For the past two weeks, even as the market took delight in China’s doctored and fabricated numbers showing the coronavirus spread was “slowing”, we warned again and again that not only was this not the case (which was confirmed by the latest data out of South Korea, Japan and now Italy), but that for all its assertions to the contrary, China’s workers simply refused to go back to work (even with FoxConn offering its workers extra bonuses just to return to the factory) and as a result the domestic economy had ground to a halt, something we described previously in:
Unfortunately, one month after the start of the Lunar New Year it’s not getting any better, as the latest high frequency updates out of China, courtesy of Goldman Sachs, demonstrate.
First, here is China’s daily coal consumption which have barely pushed off the lows, and are roughly 50% where they were a year ago this time.
With coal demand in the doldrums, it is also to be expected that coal supply is depressed as well, and indeed coal volumes over the past week remain 25% lower than the past 3 years’ average, and roughly 33% below the 2019 level.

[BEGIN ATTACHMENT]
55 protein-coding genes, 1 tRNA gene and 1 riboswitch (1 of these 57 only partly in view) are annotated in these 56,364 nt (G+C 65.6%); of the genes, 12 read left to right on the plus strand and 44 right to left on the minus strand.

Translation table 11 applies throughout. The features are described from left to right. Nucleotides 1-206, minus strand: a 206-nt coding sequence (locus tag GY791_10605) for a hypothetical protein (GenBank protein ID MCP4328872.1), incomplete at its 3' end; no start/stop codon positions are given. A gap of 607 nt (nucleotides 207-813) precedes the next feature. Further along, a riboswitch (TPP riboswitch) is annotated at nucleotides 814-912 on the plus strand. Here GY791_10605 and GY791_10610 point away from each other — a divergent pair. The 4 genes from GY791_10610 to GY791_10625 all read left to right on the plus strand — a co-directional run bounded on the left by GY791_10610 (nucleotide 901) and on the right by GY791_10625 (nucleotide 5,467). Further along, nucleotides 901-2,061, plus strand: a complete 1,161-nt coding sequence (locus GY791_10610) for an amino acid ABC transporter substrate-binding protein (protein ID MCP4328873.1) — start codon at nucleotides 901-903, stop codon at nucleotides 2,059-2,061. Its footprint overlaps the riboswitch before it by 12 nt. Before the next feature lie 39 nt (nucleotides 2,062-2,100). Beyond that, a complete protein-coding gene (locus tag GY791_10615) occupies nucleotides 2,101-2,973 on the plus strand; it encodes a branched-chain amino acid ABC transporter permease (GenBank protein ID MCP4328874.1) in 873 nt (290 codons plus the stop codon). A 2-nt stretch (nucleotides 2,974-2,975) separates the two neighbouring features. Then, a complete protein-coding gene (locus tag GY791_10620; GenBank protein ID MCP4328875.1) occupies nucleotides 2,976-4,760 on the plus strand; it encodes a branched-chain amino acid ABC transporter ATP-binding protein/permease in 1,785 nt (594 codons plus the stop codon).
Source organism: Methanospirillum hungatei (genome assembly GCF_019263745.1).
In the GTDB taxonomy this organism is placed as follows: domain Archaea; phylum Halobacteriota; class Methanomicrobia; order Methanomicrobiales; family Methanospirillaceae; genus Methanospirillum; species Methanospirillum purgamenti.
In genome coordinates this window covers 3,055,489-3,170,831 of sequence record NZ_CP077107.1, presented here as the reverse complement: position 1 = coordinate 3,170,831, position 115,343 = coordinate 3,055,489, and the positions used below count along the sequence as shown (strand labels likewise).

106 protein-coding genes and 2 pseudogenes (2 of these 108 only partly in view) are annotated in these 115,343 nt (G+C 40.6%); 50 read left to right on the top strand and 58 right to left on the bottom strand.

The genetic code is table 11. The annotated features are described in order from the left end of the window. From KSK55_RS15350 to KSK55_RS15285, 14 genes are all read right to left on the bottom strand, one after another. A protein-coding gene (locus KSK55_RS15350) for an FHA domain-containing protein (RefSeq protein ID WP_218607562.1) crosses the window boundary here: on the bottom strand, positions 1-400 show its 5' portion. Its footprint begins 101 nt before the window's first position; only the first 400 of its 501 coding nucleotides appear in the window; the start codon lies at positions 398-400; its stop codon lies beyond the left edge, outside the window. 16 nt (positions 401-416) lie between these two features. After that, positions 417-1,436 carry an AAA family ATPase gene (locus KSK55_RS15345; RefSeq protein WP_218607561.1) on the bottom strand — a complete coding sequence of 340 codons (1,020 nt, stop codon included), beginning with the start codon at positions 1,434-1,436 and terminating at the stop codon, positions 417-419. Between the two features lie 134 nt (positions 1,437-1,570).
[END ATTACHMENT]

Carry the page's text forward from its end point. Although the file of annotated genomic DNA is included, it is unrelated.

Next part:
One of the better indicators of real-time commerce, traffic congestion, remains virtually unchanged, and substantially below where it was in previous years.
Yet, hilariously, this being China even with no transport, no commerce, and virtually no power plant use, pollution is finally starting to ramp up. One wonders what is causing this if it’s not coal demand, or transportation: maybe all those crematoriums working overtime?
And speaking of not transport, the number of passengers carried after the New Year is barely above 10 million, almost 50 million below last year’s levels.
Meanwhile, a brief silver lining in the economy was promptly snuffed out last week, when the property sales volume in 30 major cities crashed back to earth and remains well below 25% of the seasonal norm.
And with no end market demand, it is hardly a surprise that steel demand has continued to crater, and was below half the normal level from the past 3 years.
Last but not least, and perhaps most ominous of all, the earlier semi-official data print in the form of the February survey on business conditions showed a depression level plunge, with the index crashing more than 18 points, the most on record, to 37.3, which confirms Nomura’s expectation of a manufacturing PMI print later this week which may have a 30-handle.